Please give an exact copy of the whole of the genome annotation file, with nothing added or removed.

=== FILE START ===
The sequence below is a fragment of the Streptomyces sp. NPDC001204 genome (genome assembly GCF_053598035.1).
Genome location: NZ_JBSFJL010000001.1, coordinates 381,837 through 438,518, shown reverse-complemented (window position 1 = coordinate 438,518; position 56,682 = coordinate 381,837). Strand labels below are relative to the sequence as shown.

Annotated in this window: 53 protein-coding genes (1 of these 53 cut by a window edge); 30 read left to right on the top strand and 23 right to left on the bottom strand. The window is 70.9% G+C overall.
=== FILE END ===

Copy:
The sequence below is a fragment of the Streptomyces sp. NPDC001204 genome (genome assembly GCF_053598035.1).
Genome location: NZ_JBSFJL010000001.1, coordinates 381,837 through 438,518, shown reverse-complemented (window position 1 = coordinate 438,518; position 56,682 = coordinate 381,837). Strand labels below are relative to the sequence as shown.

Annotated in this window: 53 protein-coding genes (1 of these 53 cut by a window edge); 30 read left to right on the top strand and 23 right to left on the bottom strand. The window is 70.9% G+C overall.